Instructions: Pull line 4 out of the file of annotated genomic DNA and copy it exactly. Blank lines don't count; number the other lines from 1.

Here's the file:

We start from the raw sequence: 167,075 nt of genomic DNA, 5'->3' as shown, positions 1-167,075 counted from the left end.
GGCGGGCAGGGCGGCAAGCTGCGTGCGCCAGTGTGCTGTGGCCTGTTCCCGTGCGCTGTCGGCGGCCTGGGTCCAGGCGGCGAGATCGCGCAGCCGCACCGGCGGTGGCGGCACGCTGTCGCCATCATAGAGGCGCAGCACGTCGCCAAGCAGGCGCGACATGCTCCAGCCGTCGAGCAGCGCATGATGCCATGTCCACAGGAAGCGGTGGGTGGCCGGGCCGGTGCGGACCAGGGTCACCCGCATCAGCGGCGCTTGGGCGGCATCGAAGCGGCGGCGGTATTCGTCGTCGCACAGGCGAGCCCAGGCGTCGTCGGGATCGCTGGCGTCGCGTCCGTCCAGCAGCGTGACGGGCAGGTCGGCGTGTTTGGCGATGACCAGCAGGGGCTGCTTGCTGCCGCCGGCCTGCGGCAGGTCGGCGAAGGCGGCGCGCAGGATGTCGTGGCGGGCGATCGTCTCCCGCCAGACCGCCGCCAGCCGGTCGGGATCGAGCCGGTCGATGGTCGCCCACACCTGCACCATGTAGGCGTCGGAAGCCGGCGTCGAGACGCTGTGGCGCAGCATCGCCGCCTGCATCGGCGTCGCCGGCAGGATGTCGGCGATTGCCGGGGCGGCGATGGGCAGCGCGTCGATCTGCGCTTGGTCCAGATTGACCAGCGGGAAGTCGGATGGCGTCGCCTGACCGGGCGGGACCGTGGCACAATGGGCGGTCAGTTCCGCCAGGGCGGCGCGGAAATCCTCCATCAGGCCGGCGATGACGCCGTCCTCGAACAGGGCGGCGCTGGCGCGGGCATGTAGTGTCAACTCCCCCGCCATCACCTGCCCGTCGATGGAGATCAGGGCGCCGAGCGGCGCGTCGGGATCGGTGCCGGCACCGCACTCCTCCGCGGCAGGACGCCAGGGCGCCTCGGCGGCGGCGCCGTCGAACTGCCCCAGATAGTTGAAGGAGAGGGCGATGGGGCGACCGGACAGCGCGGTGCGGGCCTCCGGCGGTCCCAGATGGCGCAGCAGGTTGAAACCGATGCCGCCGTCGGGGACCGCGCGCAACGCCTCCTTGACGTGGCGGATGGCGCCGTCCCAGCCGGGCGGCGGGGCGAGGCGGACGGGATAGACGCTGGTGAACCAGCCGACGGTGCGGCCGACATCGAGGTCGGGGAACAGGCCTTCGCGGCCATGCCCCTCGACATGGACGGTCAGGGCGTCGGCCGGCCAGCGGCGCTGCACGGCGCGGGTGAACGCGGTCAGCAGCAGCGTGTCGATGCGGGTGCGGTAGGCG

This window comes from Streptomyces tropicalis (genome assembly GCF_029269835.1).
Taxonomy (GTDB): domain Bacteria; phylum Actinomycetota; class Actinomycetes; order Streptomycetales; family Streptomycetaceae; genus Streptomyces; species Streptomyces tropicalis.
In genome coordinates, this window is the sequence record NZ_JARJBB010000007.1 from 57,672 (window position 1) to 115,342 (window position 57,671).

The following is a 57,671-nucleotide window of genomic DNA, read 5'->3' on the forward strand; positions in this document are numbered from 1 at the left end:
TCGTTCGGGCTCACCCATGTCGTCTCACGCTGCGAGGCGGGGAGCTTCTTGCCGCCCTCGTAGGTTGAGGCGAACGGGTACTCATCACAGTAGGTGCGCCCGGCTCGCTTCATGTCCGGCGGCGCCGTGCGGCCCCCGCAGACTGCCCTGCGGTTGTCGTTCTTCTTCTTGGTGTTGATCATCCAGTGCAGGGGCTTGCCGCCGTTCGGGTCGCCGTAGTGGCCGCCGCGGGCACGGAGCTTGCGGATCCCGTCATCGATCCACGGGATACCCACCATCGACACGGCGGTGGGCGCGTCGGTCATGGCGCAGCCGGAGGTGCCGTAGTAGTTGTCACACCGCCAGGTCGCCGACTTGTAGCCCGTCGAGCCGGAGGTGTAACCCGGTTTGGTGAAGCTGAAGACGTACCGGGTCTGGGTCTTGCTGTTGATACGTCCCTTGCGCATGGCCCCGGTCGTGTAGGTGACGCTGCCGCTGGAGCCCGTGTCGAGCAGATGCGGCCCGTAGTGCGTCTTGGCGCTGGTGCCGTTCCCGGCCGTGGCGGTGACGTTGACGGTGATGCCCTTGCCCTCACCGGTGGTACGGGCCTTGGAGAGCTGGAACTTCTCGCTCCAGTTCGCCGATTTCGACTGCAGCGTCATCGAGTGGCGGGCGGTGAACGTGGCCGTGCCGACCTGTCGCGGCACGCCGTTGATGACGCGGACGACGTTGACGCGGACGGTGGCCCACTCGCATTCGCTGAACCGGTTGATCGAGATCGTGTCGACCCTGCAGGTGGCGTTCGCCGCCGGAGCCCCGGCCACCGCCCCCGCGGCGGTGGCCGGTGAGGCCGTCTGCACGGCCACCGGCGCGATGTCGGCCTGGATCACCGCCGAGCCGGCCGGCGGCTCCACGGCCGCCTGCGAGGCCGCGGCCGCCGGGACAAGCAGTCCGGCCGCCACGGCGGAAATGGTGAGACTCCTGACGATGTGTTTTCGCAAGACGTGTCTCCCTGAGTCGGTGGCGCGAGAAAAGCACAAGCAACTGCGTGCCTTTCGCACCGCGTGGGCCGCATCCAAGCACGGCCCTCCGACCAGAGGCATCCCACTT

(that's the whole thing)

Taxonomy (GTDB): domain Bacteria; phylum Actinomycetota; class Actinomycetes; order Streptomycetales; family Streptomycetaceae; genus Streptomyces; species Streptomyces tropicalis.